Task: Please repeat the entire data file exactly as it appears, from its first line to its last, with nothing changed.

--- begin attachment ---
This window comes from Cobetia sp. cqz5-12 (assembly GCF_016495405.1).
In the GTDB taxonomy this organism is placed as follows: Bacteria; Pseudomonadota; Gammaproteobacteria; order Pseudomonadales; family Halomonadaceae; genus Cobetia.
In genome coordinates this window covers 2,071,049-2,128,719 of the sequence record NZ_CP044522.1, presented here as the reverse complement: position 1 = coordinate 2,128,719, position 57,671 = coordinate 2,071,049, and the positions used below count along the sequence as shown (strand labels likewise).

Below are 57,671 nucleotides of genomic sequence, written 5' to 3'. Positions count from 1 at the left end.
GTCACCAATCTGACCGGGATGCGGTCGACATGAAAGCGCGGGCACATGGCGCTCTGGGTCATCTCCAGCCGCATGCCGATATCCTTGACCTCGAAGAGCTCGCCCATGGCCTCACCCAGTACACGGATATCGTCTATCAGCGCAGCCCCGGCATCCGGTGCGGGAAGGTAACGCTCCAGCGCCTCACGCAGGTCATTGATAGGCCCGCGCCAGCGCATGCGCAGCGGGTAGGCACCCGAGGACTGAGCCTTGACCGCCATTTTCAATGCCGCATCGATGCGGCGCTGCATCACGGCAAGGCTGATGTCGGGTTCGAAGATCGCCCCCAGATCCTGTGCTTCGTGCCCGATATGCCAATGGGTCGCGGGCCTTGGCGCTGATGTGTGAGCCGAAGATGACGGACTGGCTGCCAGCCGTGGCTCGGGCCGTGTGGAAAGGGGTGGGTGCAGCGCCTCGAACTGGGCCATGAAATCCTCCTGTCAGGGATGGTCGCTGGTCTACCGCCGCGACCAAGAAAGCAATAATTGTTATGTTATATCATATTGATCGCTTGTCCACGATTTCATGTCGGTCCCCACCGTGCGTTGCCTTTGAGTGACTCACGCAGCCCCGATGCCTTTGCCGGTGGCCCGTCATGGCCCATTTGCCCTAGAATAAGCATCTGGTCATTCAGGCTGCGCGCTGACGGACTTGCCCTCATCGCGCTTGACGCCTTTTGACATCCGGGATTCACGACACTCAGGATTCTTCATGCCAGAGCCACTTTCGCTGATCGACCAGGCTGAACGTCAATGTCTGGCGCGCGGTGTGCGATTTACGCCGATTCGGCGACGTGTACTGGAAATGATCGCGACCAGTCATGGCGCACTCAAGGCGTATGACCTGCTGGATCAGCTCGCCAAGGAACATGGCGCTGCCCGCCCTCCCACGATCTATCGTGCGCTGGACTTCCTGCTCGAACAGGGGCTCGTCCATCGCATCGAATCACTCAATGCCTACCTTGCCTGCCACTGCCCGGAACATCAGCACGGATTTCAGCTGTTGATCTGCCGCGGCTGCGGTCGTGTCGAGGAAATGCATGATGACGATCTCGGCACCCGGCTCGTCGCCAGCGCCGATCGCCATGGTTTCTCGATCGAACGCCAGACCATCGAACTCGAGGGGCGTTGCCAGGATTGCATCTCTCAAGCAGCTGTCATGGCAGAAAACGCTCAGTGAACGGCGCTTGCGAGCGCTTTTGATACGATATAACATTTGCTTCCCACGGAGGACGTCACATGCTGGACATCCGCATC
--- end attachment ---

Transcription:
This window comes from Cobetia sp. cqz5-12 (assembly GCF_016495405.1).
In the GTDB taxonomy this organism is placed as follows: Bacteria; Pseudomonadota; Gammaproteobacteria; order Pseudomonadales; family Halomonadaceae; genus Cobetia.
In genome coordinates this window covers 2,071,049-2,128,719 of the sequence record NZ_CP044522.1, presented here as the reverse complement: position 1 = coordinate 2,128,719, position 57,671 = coordinate 2,071,049, and the positions used below count along the sequence as shown (strand labels likewise).

Below are 57,671 nucleotides of genomic sequence, written 5' to 3'. Positions count from 1 at the left end.
GTCACCAATCTGACCGGGATGCGGTCGACATGAAAGCGCGGGCACATGGCGCTCTGGGTCATCTCCAGCCGCATGCCGATATCCTTGACCTCGAAGAGCTCGCCCATGGCCTCACCCAGTACACGGATATCGTCTATCAGCGCAGCCCCGGCATCCGGTGCGGGAAGGTAACGCTCCAGCGCCTCACGCAGGTCATTGATAGGCCCGCGCCAGCGCATGCGCAGCGGGTAGGCACCCGAGGACTGAGCCTTGACCGCCATTTTCAATGCCGCATCGATGCGGCGCTGCATCACGGCAAGGCTGATGTCGGGTTCGAAGATCGCCCCCAGATCCTGTGCTTCGTGCCCGATATGCCAATGGGTCGCGGGCCTTGGCGCTGATGTGTGAGCCGAAGATGACGGACTGGCTGCCAGCCGTGGCTCGGGCCGTGTGGAAAGGGGTGGGTGCAGCGCCTCGAACTGGGCCATGAAATCCTCCTGTCAGGGATGGTCGCTGGTCTACCGCCGCGACCAAGAAAGCAATAATTGTTATGTTATATCATATTGATCGCTTGTCCACGATTTCATGTCGGTCCCCACCGTGCGTTGCCTTTGAGTGACTCACGCAGCCCCGATGCCTTTGCCGGTGGCCCGTCATGGCCCATTTGCCCTAGAATAAGCATCTGGTCATTCAGGCTGCGCGCTGACGGACTTGCCCTCATCGCGCTTGACGCCTTTTGACATCCGGGATTCACGACACTCAGGATTCTTCATGCCAGAGCCACTTTCGCTGATCGACCAGGCTGAACGTCAATGTCTGGCGCGCGGTGTGCGATTTACGCCGATTCGGCGACGTGTACTGGAAATGATCGCGACCAGTCATGGCGCACTCAAGGCGTATGACCTGCTGGATCAGCTCGCCAAGGAACATGGCGCTGCCCGCCCTCCCACGATCTATCGTGCGCTGGACTTCCTGCTCGAACAGGGGCTCGTCCATCGCATCGAATCACTCAATGCCTACCTTGCCTGCCACTGCCCGGAACATCAGCACGGATTTCAGCTGTTGATCTGCCGCGGCTGCGGTCGTGTCGAGGAAATGCATGATGACGATCTCGGCACCCGGCTCGTCGCCAGCGCCGATCGCCATGGTTTCTCGATCGAACGCCAGACCATCGAACTCGAGGGGCGTTGCCAGGATTGCATCTCTCAAGCAGCTGTCATGGCAGAAAACGCTCAGTGAACGGCGCTTGCGAGCGCTTTTGATACGATATAACATTTGCTTCCCACGGAGGACGTCACATGCTGGACATCCGCATC